football Edit

Defense dominates Day 11

BERKELEY-The Cal offense started at the defense's 20-yard line with a first down and a simple instruction: score with the clock winding down. After three quick completions and a spike to stop the clock, quarterback Beau Sweeney had sailed the offense to within smelling distance of a victory, but there were stormy waters ahead.
"We didn't really execute the way we should as an offense," said tight end Anthony Miller. "But the defense played well."
On second and goal from the six, Mychal Kendricks broke through the offensive line and forced Sweeney to throw the ball away. The next play, Kendricks was back in the quarterback's face, only this time Sweeney's throw landed in the hands of linebacker D.J. Holt.
The Bears' air attack had been on display all week, but Monday afternoon, the defense would allow none of it. In the final twenty minutes of practice, the blue shirts dominated in a performance that included three interceptions and forced a fumble.
"Today we went back in the film room and watched the practice before. We just learned from our mistakes that we made before," said defensive back Marc Anthony. "We came out and applied the teachings that they gave to us in the meeting and took care of business today."
First it was Tyre Ellison snagging an overthrown pass from redshirt freshman quarterback Allan Bridgford. Soon after, Sweeney attempted to hit freshman receiver Keenan Allen, but Allen was wearing a blanket named Chris Conte who hauled in the pick. Senior signal-caller Kevin Riley did not take any reps before the media on Monday.
In between takeaways, the secondary continued to deprive the offense of receiving yards. When junior QB Brock Mansion dialed long distance for redshirt freshman wideout Spencer Hagan, junior safety C.J. Moncrease and true freshman defensive back Adrian Lee instantly closed the seam to knock down the ball.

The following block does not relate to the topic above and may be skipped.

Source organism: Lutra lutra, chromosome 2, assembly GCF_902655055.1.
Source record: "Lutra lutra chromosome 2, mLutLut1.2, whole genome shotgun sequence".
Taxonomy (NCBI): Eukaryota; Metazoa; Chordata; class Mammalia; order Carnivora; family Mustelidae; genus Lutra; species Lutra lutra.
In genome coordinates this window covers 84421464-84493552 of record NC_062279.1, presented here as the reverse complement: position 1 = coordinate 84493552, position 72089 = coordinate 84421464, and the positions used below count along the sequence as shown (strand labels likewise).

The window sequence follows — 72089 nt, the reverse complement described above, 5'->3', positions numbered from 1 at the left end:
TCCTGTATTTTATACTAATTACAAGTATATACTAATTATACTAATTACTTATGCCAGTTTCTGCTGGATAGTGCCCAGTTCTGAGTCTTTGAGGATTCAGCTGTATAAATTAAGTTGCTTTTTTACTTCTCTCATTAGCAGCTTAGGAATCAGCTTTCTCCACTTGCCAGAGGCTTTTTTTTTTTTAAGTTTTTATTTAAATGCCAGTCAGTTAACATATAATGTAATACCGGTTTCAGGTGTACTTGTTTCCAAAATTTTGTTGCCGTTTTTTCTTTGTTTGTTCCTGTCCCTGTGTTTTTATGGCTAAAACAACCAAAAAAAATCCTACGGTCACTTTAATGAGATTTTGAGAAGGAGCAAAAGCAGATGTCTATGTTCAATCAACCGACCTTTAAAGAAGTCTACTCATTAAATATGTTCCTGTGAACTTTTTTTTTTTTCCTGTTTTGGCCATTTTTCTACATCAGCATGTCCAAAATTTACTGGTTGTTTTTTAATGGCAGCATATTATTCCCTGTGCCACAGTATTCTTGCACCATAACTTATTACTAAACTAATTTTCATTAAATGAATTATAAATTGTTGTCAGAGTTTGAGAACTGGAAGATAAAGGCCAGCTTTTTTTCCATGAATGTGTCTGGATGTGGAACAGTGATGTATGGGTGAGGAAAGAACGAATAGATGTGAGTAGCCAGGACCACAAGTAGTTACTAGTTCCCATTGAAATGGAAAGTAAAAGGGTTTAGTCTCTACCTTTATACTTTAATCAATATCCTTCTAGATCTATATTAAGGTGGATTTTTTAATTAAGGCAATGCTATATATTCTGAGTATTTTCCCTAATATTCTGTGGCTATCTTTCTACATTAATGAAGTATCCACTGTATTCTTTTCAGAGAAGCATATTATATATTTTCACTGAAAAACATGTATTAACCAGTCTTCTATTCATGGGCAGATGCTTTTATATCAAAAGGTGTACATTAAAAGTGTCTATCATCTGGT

Mansion then tried hitting sophomore receiver Ross Bostock on a quick route, but Anthony was right there to break up the shallow pass. On the next play, Anthony sniffed out Jeremy Ross's tunnel screen and abruptly wrapped him up before surrendering any yards after catch. There's no doubt in Anthony's mind that the arrival of defensive coordinator Clancy Pendergast has made an immediate impact.
"He's bringing an NFL-type scheme to our team," Anthony said. "He's bringing a lot of pressure to make the quarterback confused on what we're doing. It's making our job a lot easier because all we have to do is be patient and wait for him to make a mistake."
The men up front on the defensive line were critical in allowing the secondary to make plays. Kendrick's pressure forced a throw away and an interception to prevent the offense's scoring chance.
In the next round of the drill, senior linebacker Jarred Price sacked quarterback Ryan Wertenberger on the first play. Junior backer Ryan Davis got around his block on the next play and stripped Wertenberger, ending the drive with a 31-yard field goal, nailed by Giorgio Tavecchio. That resulted in offensive line coach Steve Marshall blasting his players after practice, screaming "you got to grow up!" among other choice words.